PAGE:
But the Range Rover survived to see the 1980’s despite its faults, and after the introduction of an extra set of doors it started to gain a true identity as the luxury motor of choice for the new money. With the additional 5-door layout, new variants such as the long wheelbase Vogue and the SE (Special Equipment) versions took many of the luxury items of the Jaguar XJ series such as leather seats and hazelnut wooden trim and placed them into the Range Rover. In the 1980s as well, special utility versions began to be developed, including a 6×6 Fire Tender for airfields and small airports, Ambulances for military bases and remote regions, and one special variant for his holiness the Pope, affectionately dubbed the Popemobile!
However, towards the late 1980’s the Range Rover in its original incarnation was starting to look very much its age. The angular design was looking tired, and internally its utilitarian roots were in evidence. The dashboard was not much like that of a regular saloon car, but more a bus or a truck, with a huge steering wheel like that from a tractor, and was not particularly well equipped. Land Rover however intended to narrow the Range Rover’s portfolio to the truly luxury market rather than having the low end versions which didn’t sell as well due to their expense. In 1989 Land Rover launched the Discovery, which was similar in size to the Range Rover but cheaper and given a more family layout with seats and furnishings being carried over from the Austin Montego. To bring the Range Rover back into the front line of luxury motors for the 1990’s, Rover Group (the descendant of British Leyland) put together a plan to design a new car under the chassis codenumber P38A (or just P38 for short). Four years of development and £300 million later, the car was launched to a whirlwind of critical acclaim. With a beautifully equipped interior, a more car-like design of dashboard and with a wider variety of luxury trim levels, including the personalised Autobiography editions, the P38 was the first of the mighty Range Rovers to appeal to the bling-bling generation.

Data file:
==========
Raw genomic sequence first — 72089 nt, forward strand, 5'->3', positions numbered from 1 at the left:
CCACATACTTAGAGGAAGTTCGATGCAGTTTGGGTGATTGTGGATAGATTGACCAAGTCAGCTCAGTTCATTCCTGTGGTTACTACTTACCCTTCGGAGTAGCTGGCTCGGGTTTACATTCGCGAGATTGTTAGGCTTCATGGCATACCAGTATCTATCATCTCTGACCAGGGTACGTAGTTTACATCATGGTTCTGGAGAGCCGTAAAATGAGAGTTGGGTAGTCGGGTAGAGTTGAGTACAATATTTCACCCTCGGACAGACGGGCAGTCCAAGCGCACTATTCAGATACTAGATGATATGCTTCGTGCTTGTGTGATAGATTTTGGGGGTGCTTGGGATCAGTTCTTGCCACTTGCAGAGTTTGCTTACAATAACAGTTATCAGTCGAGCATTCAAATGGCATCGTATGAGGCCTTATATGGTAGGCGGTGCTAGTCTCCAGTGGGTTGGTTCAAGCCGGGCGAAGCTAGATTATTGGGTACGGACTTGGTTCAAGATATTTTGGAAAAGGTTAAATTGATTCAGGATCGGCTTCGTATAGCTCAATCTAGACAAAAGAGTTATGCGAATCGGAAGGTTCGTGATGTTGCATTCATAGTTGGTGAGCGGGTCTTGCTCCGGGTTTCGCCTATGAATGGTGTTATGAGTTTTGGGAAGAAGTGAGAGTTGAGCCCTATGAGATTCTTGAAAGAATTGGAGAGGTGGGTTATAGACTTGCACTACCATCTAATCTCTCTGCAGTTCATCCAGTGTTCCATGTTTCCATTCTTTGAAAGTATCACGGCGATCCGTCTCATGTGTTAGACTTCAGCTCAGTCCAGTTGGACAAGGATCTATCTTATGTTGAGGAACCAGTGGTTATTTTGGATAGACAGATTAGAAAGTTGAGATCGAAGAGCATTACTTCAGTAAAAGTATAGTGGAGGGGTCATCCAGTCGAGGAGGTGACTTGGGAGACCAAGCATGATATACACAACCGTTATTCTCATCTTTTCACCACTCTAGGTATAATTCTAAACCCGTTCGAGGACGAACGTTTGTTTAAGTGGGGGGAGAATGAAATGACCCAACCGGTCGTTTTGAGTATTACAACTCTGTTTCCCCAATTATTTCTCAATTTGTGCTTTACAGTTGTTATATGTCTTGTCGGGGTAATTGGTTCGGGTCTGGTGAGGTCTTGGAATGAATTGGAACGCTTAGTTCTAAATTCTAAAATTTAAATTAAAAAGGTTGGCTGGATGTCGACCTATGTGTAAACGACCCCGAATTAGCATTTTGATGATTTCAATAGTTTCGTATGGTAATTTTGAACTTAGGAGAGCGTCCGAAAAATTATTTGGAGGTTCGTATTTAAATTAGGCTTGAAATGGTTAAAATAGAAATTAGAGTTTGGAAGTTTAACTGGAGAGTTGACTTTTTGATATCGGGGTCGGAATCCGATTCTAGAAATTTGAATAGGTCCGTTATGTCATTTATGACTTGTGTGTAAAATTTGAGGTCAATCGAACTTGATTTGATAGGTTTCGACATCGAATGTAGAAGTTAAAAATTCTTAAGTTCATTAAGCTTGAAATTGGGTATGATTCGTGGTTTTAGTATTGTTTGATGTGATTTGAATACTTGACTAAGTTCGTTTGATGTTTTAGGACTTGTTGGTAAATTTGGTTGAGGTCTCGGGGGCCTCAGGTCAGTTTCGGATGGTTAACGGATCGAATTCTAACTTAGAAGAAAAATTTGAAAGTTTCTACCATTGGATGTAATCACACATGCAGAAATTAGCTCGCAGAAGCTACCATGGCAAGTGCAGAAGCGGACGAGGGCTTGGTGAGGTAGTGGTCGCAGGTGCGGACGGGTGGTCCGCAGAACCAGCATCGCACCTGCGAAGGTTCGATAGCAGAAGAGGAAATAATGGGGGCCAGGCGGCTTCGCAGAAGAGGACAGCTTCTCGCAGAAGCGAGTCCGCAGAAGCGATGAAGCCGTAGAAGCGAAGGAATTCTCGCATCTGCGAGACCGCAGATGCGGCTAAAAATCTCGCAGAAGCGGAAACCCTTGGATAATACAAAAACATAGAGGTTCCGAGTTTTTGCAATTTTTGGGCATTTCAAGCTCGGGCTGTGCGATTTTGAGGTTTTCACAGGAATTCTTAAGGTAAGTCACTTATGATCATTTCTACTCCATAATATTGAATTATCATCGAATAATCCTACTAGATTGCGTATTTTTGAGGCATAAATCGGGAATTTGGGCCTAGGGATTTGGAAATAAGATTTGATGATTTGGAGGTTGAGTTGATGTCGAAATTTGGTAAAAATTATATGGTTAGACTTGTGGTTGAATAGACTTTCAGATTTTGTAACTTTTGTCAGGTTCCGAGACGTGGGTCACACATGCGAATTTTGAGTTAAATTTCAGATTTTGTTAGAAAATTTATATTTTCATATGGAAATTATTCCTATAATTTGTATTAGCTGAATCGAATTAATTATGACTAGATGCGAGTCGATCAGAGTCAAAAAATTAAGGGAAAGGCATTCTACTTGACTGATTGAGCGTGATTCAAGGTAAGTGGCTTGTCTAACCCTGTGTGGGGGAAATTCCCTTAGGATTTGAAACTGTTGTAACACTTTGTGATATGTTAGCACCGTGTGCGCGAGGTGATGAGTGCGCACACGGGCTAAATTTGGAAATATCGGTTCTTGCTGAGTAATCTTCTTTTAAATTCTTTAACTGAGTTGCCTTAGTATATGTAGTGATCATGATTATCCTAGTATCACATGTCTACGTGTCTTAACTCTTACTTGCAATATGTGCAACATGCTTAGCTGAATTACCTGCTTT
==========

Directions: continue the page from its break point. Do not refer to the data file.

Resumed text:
This, however, left the original Range Rover out in the cold, and even though it was still a much loved part of the British motoring scene, the time had come for the original, dubbed the Range Rover Classic after launch of the P38. The last of the original Range Rovers slunk silently of the production line at Solihull in 1996, with production now fully based on the new P38, as well as to future developments such as the Freelander of 1997 and ongoing Discovery and Defender. Today original Range Rovers are somewhat easy to come by depending on where you look. In London you’ll find a fair few (after all, these were the original Chelsea Tractors), but even in the country you’ll bump into these
things, especially around my home of Devon where the Range Rover/Land Rover products were perfect for the rugged Moorland terrain. Early British Leyland ones you’d be hard pressed to find, most rusting away in the 1980’s, but the Rover Group ones of the 80’s and 90’s are by no means rare.
But even so, 45 years after the first Range Rover left the factory in Solihull, Range Rovers continue to be produced today, now in it’s 4th Generation and available in more variations than ever before! Although British Leyland has long since died together with their many woeful products such as the Morris Marina and the Austin Allegro, the Range Rover is very much their legacy, the last of their original products to survive the strikes and bankruptcy, fighting off the fuel crisis and privatisation by the Thatcher Government, and then being split in 2000 by BMW and juggled between owners Ford and TATA Steel, and still being the luxury motorised toy of the modern day rich!